Army Reserve CRNA

    Bandit I am an Army veteran (not a CRNA while in the military), and I can tell you one thing for certain. When you are told about a "90 day deployment rule," think "guideline." Where ever possible, the military may try to follow that guideline, but you will sign the same contract as everyone else. In that contract, there is a clause that essentially revokes all promises made. It clearly states that the needs of the Army are paramount, and therefore if it is determined that you are needed to deploy for 90 days or 900 days, that is how long you will be deployed. Bear in mind, I am not in any way trying to dissuade you from joining the military, nor am I trying to get you to sign up. I am simply trying to make you aware of the realities of the contract you are signing. But, in all some of my best memories are of my time in the military, and I still count some that I served with as the best friends I have ever had. Kevin McHugh, CRNA
  10. kmchugh

    pain management for bone ca

    Dinkymouse STICK BY YOUR GUNS! You are absolutely correct in your assessment of this lady's pain. Even if the other nurses are correct that this lady might become addicted, SO WHAT?? She has cancer with widespread mets, and her potential for recovery is nonexistant. Your co-workers are completely out of touch with current thoughts and practices on pain management. When given for real pain (and there is no pain more real than the pain of bone cancer), narcotics are not addictive. They treat the pain, and nothing more. Further, current thought is that if a patient with cancer does become addicted, that is less of a problem than failure to adequately treat pain. Frankly, these nurses are living in the 30's. Their attitude towards pain is barbaric, and the thought of this woman spending her last days in this kind of pain is hideous. Inadequate pain management has become a reportable issue, and unless I am grossly mistaken, these nurses could all be reported to the BON for malpractice. As I said, stick to your guns. You are doing exactly what you, as a nurse, should be doing. You are advocating for your patient. Kevin McHugh, CRNA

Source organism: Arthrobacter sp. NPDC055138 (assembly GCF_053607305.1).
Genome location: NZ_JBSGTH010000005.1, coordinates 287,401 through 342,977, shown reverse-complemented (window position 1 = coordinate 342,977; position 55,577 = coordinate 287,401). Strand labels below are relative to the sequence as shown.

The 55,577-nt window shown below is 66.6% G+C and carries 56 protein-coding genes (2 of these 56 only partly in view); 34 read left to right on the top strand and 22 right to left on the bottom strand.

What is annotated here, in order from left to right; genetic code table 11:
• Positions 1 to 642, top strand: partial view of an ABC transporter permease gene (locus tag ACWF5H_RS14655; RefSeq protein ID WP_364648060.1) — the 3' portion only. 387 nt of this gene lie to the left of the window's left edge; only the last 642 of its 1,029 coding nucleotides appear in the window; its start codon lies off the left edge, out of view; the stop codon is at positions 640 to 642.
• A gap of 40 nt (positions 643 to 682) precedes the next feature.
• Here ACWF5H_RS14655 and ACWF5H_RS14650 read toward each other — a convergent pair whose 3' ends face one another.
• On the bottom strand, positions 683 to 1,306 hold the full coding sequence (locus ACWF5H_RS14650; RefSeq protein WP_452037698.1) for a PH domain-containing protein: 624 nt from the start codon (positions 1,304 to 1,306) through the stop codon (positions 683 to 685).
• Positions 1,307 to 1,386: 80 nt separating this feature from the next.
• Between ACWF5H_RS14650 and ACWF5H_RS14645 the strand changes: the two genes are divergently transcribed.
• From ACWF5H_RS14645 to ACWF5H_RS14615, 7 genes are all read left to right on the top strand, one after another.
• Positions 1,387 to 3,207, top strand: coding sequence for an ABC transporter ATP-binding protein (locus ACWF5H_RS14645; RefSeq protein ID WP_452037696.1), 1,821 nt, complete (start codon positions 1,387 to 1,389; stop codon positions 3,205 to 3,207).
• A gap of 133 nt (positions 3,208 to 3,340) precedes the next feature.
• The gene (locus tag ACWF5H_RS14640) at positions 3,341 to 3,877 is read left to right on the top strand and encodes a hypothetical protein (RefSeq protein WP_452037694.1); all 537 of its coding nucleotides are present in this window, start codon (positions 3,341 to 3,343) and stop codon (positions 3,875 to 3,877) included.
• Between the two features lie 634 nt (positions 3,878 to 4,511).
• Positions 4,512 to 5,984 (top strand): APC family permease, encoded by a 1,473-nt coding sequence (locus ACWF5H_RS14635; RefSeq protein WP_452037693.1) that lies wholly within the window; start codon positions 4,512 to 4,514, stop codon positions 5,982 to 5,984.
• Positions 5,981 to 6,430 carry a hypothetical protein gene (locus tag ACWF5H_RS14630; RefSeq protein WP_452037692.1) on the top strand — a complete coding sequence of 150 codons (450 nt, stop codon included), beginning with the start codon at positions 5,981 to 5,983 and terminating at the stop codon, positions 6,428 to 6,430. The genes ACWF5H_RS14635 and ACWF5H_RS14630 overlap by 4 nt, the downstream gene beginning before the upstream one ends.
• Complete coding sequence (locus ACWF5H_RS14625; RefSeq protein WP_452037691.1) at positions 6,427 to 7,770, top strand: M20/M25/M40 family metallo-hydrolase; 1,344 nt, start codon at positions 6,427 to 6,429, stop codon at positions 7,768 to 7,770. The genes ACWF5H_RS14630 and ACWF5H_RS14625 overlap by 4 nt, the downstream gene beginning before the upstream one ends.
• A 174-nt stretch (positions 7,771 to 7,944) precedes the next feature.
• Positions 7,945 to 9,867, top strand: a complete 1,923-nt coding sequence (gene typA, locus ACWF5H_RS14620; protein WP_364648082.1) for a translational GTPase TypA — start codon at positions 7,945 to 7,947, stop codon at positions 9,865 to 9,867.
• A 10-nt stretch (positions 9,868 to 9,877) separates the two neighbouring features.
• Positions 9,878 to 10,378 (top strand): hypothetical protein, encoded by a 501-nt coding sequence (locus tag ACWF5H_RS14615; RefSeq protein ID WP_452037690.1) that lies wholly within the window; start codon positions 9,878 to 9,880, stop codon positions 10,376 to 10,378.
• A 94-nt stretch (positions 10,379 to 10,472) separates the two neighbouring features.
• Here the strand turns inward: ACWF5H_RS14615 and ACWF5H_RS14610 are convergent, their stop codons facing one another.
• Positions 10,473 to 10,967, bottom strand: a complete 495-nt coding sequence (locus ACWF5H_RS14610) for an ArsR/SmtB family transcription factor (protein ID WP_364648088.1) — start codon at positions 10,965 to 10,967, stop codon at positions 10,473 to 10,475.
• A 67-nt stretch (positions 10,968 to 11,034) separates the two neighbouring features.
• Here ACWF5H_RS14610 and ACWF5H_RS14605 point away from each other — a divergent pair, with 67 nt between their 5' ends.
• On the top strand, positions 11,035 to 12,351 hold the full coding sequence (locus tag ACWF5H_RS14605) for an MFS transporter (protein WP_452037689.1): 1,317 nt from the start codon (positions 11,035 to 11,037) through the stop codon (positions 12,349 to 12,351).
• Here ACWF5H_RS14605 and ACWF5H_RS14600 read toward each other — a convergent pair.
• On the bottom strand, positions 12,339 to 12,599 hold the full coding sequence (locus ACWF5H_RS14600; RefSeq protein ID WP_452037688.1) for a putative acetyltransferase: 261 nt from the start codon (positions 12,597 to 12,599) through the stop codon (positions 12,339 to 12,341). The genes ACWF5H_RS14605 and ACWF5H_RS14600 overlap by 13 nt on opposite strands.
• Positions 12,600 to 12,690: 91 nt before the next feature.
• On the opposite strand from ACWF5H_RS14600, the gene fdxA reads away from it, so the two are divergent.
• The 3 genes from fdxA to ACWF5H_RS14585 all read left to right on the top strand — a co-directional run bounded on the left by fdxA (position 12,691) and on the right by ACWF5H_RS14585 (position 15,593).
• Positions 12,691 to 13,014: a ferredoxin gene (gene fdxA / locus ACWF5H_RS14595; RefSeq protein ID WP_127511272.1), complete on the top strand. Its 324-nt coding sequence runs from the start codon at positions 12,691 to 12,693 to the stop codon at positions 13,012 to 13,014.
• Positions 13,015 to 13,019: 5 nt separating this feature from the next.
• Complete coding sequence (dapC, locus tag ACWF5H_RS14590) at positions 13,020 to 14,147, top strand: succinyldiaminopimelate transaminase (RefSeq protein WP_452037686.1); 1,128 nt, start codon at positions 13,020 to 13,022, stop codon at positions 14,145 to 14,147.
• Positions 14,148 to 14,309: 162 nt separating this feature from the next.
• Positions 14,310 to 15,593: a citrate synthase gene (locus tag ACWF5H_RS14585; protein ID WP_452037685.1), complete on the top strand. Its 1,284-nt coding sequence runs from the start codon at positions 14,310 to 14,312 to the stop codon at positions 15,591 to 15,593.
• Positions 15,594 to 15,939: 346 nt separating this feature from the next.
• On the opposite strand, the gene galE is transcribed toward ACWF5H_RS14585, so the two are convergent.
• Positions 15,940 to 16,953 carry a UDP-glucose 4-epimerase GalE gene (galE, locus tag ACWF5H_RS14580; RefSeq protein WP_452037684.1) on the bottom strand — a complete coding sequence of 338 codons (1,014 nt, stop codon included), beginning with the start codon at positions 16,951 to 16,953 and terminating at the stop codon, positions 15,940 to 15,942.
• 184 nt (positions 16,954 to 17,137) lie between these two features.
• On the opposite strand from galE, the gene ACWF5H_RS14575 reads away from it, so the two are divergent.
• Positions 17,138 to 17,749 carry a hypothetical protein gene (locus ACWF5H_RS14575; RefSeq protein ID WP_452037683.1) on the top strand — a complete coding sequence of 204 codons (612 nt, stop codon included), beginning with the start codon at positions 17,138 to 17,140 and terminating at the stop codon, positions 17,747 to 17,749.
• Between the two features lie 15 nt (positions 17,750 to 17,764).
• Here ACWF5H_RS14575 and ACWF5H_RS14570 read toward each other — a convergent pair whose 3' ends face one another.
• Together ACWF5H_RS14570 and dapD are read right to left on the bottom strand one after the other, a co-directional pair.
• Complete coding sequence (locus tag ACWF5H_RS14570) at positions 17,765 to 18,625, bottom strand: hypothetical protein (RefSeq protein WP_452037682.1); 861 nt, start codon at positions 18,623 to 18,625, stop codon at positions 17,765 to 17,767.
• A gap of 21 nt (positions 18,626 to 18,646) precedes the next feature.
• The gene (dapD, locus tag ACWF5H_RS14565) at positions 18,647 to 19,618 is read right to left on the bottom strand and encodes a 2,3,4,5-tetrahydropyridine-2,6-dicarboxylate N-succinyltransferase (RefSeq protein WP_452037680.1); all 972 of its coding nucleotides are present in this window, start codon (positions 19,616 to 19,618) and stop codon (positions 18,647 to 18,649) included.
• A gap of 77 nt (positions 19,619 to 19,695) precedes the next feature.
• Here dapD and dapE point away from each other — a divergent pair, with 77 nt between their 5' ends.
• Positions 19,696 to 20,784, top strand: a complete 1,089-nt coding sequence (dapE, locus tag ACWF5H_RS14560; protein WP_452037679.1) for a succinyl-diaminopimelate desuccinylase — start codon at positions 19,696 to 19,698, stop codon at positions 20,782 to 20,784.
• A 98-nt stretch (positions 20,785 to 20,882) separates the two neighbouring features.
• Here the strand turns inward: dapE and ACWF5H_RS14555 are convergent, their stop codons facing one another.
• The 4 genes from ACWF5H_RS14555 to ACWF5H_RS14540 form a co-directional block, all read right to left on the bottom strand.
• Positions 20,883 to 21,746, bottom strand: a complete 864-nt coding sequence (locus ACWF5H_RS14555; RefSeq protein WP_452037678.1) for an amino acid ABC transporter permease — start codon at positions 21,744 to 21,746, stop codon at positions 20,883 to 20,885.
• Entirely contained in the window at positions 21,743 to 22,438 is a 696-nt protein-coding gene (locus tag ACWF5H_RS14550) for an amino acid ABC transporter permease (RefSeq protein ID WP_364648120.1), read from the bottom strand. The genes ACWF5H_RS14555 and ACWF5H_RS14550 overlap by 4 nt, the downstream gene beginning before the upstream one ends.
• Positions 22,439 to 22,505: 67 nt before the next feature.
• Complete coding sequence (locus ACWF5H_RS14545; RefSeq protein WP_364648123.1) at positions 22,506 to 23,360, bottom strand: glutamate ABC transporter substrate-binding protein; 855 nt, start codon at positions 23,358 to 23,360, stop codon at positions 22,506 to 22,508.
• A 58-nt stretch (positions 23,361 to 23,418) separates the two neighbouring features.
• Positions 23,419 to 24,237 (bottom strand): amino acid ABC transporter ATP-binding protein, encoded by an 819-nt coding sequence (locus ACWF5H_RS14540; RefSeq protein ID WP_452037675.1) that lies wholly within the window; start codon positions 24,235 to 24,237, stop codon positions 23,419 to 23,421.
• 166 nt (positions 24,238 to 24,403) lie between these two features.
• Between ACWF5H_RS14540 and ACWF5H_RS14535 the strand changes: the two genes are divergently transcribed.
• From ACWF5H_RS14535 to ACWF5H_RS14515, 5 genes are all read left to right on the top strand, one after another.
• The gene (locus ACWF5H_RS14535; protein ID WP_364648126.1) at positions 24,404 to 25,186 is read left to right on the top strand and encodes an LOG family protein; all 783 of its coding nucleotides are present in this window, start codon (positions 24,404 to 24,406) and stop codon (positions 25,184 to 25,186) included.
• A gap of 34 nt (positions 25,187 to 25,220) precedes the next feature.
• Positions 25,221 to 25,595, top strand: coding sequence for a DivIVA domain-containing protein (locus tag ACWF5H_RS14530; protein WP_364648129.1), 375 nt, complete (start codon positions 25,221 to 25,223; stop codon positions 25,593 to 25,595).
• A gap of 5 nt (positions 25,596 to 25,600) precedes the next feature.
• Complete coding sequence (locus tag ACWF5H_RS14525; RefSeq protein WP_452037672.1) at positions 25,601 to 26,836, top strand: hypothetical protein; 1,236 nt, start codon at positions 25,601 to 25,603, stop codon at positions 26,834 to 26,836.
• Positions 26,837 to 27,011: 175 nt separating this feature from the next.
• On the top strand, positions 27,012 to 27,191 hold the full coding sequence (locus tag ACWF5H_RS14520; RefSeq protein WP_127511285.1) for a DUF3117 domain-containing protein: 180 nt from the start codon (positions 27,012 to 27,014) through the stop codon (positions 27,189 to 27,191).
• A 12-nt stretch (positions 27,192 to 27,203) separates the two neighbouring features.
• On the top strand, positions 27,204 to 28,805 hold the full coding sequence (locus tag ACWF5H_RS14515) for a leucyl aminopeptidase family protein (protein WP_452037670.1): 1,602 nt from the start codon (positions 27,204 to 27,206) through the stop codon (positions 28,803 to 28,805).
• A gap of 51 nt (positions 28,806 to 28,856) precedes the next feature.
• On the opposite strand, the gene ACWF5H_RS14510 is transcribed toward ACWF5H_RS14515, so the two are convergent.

11. kmchugh

    Get my BSN or just take chem and pharm classes

    Not always correct. Some schools, such as my alma mater (Newman University, Wichita, Kansas - Shameless plug) will accept RN's who have non-nursing bachelor's degrees. However, there are other schools that will only consider candidates with BSN's. The best advice I can give is to contact the schools of nurse anesthesia you are considering. Talk with the directors of those schools, and find out what they require. Many programs will take a balanced view of your scholastic record. A 2.68 from your first degree might not look too good, but by maintaining a 4.0 in pre-nursing and nursing programs will help enormously. Kevin McHugh, CNRA
  12. kmchugh

    Review on epidurals?

    This comment caught my attention, so I went and looked at the website. I don't know who wrote it, but they got quite a bit wrong. Kevin McHugh, CRNA
  13. kmchugh

    malpractice insurance

    While I don't know the specifics of cost of malpractice insurance in Florida, don't let that alone slow you down. The fact is that most places you work will pay your malpractice premiums. About the only people I know paying their own premiums are those in practice for themselves, such as CRNA's working locum tenens. Kevin McHugh
  14. kmchugh

    Bush Administration Proposes Cut in Veteran Benefits

    And just to back up Hoop Jumper: "WASHINGTON (AllPolitics, June 25) -- The line-item veto is unconstitutional, the Supreme Court decided Thursday, ruling that Congress did not have the authority to hand that power to the president. The 6-3 ruling said that the Constitution gives a president only two choices: either sign legislation or send it back to Congress. The 1996 line-item veto law allowed the president to pencil out specific spending items approved by the Congress." For the full story, see the following link: http://www.cnn.com/ALLPOLITICS/1998/06/25/scotus.lineitem/ Found after an 8 second search of Yahoo. Would have been quicker, but initial search contained a typo. KM
  15. kmchugh

    Bush Administration Proposes Cut in Veteran Benefits

    Deb Excellent points, all. In fact, I agree with everything you put in this post. However, what has yet to be demonstrated anywhere is one vet who is going without treatment to which they are rightfully eligible. KM
  16. kmchugh

    Bush Administration Proposes Cut in Veteran Benefits

    Which glove is it that fits, Eric? Overdramatizing my experiences, or sniping at people who did that which others were afraid to do? Kevin McHugh